Belgium recorded a 15% drop in the number of foreign investment projects last year, but maintained its number five position in the top five most attractive European countries, according to the “attractiveness barometer” published Monday by Ernst & Young Global Limited (EY) Belgium.
Cleantech and high-tech industry are seen as the drivers of the Belgian economy.
“While our country still has a number of important advantages, countries like Spain and Italy are making rapid progress,” the report said.
“The main risk for our country is now the level of our taxation and the complexity of our tax system, which have overtaken labour costs as the main concern of investors.”
In 2020, Belgium registered 227 projects that generated the creation of 5,098 jobs. Flanders remains the most attractive region with more than half of the projects, while Wallonia has fallen back from the record figures for 2019.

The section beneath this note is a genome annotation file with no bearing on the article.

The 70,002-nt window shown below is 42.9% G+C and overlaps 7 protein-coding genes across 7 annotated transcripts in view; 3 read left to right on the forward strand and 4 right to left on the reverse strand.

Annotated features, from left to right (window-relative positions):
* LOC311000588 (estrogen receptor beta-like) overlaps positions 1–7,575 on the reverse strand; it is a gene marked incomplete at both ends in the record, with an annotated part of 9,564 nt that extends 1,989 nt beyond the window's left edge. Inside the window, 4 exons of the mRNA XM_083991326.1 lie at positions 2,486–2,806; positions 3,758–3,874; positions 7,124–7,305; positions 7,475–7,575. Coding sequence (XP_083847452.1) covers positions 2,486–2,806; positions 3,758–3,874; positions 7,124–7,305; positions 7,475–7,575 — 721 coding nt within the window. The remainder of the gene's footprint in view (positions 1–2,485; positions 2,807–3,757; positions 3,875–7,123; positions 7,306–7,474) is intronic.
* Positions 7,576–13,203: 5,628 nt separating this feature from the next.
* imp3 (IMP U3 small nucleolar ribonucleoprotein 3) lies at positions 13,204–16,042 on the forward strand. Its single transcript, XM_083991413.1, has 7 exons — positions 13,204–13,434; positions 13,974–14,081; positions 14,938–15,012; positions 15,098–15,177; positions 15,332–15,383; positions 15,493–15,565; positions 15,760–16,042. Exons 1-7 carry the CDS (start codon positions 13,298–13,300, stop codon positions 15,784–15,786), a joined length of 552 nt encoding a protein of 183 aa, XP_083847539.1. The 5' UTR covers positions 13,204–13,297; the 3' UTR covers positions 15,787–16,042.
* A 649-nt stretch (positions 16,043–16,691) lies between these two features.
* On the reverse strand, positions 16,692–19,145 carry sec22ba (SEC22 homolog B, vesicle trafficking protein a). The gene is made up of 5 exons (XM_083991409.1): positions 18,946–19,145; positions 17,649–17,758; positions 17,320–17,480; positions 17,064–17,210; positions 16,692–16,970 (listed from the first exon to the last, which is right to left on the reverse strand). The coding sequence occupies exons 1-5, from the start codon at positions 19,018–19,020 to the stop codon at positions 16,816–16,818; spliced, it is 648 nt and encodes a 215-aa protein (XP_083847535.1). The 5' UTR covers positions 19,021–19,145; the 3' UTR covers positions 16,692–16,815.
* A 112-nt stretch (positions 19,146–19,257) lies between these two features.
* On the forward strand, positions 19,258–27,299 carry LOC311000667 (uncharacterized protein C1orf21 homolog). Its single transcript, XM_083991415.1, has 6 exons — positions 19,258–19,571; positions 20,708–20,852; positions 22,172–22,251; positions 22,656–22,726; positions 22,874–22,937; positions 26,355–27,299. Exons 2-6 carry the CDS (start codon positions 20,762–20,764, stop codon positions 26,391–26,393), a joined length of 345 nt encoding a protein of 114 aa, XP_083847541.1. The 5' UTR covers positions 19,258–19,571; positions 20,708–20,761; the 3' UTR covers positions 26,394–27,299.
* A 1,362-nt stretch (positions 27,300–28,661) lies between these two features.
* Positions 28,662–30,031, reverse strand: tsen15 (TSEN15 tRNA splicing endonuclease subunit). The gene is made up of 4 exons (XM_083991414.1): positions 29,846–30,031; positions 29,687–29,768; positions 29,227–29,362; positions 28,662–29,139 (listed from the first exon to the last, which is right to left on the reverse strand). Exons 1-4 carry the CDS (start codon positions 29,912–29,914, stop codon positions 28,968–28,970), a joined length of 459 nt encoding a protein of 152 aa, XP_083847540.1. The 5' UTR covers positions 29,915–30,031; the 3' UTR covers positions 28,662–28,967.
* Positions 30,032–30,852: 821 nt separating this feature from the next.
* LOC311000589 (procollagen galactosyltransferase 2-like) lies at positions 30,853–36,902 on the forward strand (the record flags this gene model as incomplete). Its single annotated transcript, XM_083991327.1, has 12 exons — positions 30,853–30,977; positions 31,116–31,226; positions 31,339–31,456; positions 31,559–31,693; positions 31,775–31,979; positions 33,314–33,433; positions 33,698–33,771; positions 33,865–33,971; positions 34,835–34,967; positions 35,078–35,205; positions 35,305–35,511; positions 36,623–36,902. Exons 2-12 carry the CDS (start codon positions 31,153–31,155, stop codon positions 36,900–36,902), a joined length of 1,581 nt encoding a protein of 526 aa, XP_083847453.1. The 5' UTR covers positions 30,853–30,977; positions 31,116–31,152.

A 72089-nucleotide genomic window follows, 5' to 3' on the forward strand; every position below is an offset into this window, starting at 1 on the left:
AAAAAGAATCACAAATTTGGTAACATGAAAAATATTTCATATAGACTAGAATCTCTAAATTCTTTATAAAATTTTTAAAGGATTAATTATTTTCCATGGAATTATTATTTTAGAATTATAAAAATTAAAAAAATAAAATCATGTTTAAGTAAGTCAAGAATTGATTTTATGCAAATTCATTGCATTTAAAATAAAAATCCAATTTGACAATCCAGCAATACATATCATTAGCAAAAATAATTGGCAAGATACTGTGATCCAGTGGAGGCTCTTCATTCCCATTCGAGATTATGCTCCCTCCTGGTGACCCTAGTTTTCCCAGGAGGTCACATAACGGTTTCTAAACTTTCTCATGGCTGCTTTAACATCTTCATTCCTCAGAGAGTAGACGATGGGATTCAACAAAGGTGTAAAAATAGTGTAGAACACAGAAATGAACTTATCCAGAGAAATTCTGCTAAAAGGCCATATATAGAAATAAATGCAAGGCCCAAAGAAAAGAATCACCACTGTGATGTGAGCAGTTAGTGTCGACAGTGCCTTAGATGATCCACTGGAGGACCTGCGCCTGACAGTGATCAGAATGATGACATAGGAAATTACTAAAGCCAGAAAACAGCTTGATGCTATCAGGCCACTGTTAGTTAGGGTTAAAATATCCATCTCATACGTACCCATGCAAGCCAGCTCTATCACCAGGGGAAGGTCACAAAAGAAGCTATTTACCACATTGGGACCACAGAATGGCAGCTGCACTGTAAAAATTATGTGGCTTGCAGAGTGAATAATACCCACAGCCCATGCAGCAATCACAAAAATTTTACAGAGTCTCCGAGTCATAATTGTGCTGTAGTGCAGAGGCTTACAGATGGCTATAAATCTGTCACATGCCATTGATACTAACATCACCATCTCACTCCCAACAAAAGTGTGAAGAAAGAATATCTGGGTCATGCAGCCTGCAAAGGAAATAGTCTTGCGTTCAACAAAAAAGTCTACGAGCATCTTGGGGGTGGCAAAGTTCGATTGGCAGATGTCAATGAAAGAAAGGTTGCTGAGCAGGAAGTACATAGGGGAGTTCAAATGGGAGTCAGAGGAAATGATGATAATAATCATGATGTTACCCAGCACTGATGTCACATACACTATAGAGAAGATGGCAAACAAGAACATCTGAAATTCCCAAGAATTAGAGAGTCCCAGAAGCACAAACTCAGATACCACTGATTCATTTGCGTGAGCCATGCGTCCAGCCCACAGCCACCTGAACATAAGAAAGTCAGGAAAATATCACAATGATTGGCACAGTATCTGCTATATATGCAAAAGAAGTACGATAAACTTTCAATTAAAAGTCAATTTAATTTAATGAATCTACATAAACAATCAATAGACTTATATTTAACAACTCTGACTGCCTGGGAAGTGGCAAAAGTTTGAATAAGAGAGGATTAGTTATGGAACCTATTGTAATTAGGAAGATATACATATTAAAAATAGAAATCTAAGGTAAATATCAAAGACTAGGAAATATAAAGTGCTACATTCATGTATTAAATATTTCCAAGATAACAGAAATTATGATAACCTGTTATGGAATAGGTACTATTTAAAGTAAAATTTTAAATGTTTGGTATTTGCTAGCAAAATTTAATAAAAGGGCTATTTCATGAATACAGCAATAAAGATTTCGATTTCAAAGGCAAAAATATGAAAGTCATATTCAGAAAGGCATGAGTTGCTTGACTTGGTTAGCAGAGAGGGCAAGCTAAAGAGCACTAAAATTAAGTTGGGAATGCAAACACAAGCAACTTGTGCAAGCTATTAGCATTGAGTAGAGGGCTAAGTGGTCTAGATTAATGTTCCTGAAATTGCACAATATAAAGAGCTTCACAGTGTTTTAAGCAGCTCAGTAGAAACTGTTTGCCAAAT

The ranking is dominated by France, ahead of the UK, Germany and Spain.
The UK has become the largest investor in Belgium, while the US and France have drastically reduced their number of projects. China has almost doubled its investment projects in Belgium.
According to the barometer, however, Belgium is lagging behind the average recovery prospects in Europe.
“Belgium still holds many assets that are appreciated by foreign investors,” said Tristan Dhondt, partner at EY Belgium.
“But the last thing we need is complacency. Belgium has to defend its reputation as a trade hub, which should be able to attract more investments.”
EY therefore recommended focusing on investors already established in Belgium by simplifying administrative and regulatory procedures, reducing the corporate tax rate to 20%, investing in digital skills and focuses on cleantech and industrial high tech industries.